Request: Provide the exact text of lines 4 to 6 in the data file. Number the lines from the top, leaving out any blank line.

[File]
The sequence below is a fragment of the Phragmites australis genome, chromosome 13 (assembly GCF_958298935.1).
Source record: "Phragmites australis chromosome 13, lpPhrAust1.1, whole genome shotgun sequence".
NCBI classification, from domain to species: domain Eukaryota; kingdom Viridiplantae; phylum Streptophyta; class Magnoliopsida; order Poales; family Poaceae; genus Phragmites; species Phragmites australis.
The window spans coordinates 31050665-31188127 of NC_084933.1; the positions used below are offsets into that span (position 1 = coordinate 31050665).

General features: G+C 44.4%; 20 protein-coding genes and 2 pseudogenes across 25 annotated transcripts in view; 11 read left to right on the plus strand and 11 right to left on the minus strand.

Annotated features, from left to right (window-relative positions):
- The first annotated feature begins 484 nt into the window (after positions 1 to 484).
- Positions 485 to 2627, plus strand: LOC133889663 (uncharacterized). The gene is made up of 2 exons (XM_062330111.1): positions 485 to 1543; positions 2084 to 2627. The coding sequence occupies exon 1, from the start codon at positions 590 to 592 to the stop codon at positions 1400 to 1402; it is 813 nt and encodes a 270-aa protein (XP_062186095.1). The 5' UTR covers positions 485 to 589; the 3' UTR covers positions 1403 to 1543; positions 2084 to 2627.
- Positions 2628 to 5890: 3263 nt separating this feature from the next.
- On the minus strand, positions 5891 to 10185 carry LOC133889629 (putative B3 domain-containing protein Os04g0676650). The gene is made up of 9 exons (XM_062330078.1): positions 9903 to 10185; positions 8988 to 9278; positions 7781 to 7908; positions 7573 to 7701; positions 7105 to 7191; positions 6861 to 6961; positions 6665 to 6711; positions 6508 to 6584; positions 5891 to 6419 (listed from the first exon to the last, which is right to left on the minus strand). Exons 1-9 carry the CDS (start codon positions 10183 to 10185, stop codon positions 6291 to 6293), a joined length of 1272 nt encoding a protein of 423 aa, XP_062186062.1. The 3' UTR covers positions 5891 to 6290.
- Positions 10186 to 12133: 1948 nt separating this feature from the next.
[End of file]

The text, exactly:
The window spans coordinates 31050665-31188127 of NC_084933.1; the positions used below are offsets into that span (position 1 = coordinate 31050665).

General features: G+C 44.4%; 20 protein-coding genes and 2 pseudogenes across 25 annotated transcripts in view; 11 read left to right on the plus strand and 11 right to left on the minus strand.

Annotated features, from left to right (window-relative positions):